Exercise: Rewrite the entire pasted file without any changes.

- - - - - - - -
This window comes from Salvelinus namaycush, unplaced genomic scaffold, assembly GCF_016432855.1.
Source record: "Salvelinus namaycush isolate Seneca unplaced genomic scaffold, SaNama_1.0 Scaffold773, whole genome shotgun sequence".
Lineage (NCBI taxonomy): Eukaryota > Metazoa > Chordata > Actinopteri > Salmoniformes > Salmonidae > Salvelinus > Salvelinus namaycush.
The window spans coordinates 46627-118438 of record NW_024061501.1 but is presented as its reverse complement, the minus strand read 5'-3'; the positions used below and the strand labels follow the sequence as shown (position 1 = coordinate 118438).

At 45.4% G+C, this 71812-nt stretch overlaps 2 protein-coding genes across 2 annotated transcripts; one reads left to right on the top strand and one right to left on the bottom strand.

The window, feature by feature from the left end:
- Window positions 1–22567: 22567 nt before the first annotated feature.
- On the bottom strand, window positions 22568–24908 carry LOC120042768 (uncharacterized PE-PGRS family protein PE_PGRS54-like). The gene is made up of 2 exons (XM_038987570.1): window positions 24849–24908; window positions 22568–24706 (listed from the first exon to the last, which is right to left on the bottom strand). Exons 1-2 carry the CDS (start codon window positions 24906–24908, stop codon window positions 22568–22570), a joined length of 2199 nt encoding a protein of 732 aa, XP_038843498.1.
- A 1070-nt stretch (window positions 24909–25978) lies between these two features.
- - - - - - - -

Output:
This window comes from Salvelinus namaycush, unplaced genomic scaffold, assembly GCF_016432855.1.
Source record: "Salvelinus namaycush isolate Seneca unplaced genomic scaffold, SaNama_1.0 Scaffold773, whole genome shotgun sequence".
Lineage (NCBI taxonomy): Eukaryota > Metazoa > Chordata > Actinopteri > Salmoniformes > Salmonidae > Salvelinus > Salvelinus namaycush.
The window spans coordinates 46627-118438 of record NW_024061501.1 but is presented as its reverse complement, the minus strand read 5'-3'; the positions used below and the strand labels follow the sequence as shown (position 1 = coordinate 118438).

At 45.4% G+C, this 71812-nt stretch overlaps 2 protein-coding genes across 2 annotated transcripts; one reads left to right on the top strand and one right to left on the bottom strand.

The window, feature by feature from the left end:
- Window positions 1–22567: 22567 nt before the first annotated feature.
- On the bottom strand, window positions 22568–24908 carry LOC120042768 (uncharacterized PE-PGRS family protein PE_PGRS54-like). The gene is made up of 2 exons (XM_038987570.1): window positions 24849–24908; window positions 22568–24706 (listed from the first exon to the last, which is right to left on the bottom strand). Exons 1-2 carry the CDS (start codon window positions 24906–24908, stop codon window positions 22568–22570), a joined length of 2199 nt encoding a protein of 732 aa, XP_038843498.1.
- A 1070-nt stretch (window positions 24909–25978) lies between these two features.